9. Auburn: Defensive coordinator Ellis Johnson would like to see more consistency from his linebackers this season. Juniors Cassanova McKinzy and Kris Frost are both back, and McKinzy is moving to middle linebacker. The Tigers would love to see junior Justin Garrett stay healthy after an injury-plagued 2013 season. He could help at weakside linebacker or the hybrid “star” position. True freshman Tre Williams, ranked by ESPN as the No. 4 inside linebacker prospect, has the size and speed to play right away.

10. Vanderbilt: With the Commodores moving to a base 3-4 scheme, that means Caleb Azubike and Kyle Woestmann will shift from end to outside linebacker. Both are outstanding and combined for 16.5 tackles for loss last season. Junior Darreon Herring had a breakout season in 2013 and finished second on the team with 84 tackles. He will move from outside to inside linebacker. Redshirt freshman Nigel Bowden also has a big upside and is a prime candidate to be a breakout player this season.

11. Missouri: The Tigers have to replace two starters, including middle linebacker Andrew Wilson, who led the team in tackles in each of the past three seasons. Redshirt sophomore Michael Scherer’s development will be key. He started the spring at strongside linebacker but moved to middle linebacker after redshirt junior Kentrell Brothers underwent surgery for a torn labrum. The Tigers will need a healthy Brothers come fall.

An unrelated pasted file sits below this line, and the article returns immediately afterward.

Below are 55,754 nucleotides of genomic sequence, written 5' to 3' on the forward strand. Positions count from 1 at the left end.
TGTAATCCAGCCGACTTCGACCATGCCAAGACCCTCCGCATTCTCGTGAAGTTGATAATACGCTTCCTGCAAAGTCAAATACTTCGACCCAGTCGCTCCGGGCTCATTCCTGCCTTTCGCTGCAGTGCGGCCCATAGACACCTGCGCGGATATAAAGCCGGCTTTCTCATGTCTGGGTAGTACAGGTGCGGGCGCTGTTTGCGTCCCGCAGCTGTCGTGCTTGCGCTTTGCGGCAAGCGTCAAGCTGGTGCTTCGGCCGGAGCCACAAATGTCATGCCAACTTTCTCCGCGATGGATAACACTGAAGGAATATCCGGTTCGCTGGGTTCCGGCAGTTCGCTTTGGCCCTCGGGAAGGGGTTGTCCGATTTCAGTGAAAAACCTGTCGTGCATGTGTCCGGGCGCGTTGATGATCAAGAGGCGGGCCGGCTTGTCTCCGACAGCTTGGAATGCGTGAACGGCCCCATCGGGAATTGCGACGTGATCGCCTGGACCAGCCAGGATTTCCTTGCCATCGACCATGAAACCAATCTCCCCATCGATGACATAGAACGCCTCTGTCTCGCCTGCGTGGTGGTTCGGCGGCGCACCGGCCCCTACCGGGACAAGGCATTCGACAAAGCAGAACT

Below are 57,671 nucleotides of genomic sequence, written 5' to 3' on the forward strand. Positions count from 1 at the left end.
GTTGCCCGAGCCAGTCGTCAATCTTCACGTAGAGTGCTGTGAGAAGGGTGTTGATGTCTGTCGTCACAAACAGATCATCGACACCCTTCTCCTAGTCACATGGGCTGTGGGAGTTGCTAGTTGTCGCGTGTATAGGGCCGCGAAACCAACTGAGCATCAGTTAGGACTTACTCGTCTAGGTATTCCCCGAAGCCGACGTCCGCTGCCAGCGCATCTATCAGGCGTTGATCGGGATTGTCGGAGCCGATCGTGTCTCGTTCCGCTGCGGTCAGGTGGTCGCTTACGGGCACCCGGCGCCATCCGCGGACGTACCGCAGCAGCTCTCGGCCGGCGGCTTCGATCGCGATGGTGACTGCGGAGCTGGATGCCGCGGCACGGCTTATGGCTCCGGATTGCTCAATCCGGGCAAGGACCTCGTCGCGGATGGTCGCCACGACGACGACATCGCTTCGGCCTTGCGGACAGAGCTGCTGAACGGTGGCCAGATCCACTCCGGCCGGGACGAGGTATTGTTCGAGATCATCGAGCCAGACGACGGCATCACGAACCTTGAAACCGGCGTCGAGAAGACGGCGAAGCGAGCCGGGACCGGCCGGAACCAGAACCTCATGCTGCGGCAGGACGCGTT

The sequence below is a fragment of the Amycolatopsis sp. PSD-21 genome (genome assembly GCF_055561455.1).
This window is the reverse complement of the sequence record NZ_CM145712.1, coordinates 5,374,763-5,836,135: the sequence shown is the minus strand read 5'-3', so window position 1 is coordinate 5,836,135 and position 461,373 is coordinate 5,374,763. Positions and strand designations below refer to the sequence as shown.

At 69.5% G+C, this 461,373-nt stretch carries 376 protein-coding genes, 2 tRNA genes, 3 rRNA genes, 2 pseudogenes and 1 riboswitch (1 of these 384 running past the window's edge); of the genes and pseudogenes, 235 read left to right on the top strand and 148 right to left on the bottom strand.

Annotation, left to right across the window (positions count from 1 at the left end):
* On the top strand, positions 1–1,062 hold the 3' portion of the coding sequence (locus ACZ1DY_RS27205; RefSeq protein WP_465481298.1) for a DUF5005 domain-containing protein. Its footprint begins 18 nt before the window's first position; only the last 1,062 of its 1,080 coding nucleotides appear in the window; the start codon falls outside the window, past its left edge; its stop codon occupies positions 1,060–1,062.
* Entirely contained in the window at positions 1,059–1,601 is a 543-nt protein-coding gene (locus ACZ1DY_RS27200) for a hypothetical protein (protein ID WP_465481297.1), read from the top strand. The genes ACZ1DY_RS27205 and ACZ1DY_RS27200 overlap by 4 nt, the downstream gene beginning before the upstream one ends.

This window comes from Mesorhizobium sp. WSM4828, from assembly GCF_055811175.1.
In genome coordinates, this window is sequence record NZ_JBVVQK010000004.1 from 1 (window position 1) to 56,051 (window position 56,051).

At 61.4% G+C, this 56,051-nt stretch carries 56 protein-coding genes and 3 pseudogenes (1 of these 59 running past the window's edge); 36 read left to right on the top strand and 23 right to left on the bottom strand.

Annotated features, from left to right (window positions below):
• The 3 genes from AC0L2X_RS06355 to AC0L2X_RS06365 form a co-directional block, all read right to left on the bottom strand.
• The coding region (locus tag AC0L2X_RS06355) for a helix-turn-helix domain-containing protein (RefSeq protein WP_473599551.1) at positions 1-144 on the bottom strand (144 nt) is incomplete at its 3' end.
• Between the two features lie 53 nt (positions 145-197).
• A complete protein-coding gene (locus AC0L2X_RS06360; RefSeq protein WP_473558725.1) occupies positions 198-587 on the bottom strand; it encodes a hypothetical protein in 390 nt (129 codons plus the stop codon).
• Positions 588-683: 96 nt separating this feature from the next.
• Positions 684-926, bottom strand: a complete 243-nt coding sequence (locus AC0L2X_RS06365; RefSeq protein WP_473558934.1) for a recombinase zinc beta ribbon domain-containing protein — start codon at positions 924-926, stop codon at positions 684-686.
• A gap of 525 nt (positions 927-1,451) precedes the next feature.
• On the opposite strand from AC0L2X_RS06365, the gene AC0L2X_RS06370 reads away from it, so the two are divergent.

12. Arkansas: The Razorbacks weren’t very healthy or productive a year ago at linebacker, but they’ve got just about everybody back. Sophomore Brooks Ellis has a chance to be really good in the middle, and junior Otha Peters looks like he’s finally healthy. A year after coming over from junior college, Martrell Spaight should be a much bigger factor his second time through the league. Seniors Braylon Mitchell and Daunte Carr also are back.

13. Kentucky: The Wildcats have had a stream of quality linebackers to come through Lexington the last few years. The latest was middle linebacker Avery Williamson, who was taken in the fifth round of the NFL draft. Heading into this season, it’s difficult to pinpoint who will follow in Williamson’s footsteps. Junior Khalid Henderson has a chance, and it’s likely that junior college newcomer Ryan Flannigan will have to step in and play immediately. Early enrollee true freshman Dorian Hendrix had a big spring.

14. Texas A&M: Sophomore Darian Claiborne was one of the few proven playmakers returning on Texas A&M’s defense, and now he’s gone after being dismissed from the team earlier this month. Sophomore Jordan Mastrogiovanni and senior Donnie Baggs are the only returnees with any experience. The Aggies are hopeful that TCU transfer A.J. Hilliard can provide immediate help. Either way, there are a lot more questions than answers at a position that didn’t need any casualties.

SEC's lunch links

March, 19, 2014
Mar 19
12:00
PM ET
Is basketball taking over the SEC? Auburn hired Bruce Pearl. Tennessee is about to open NCAA tournament play. Not so fast. The majority of the conference is still being consumed by spring football, and for further evidence of that, check out today’s lunch links.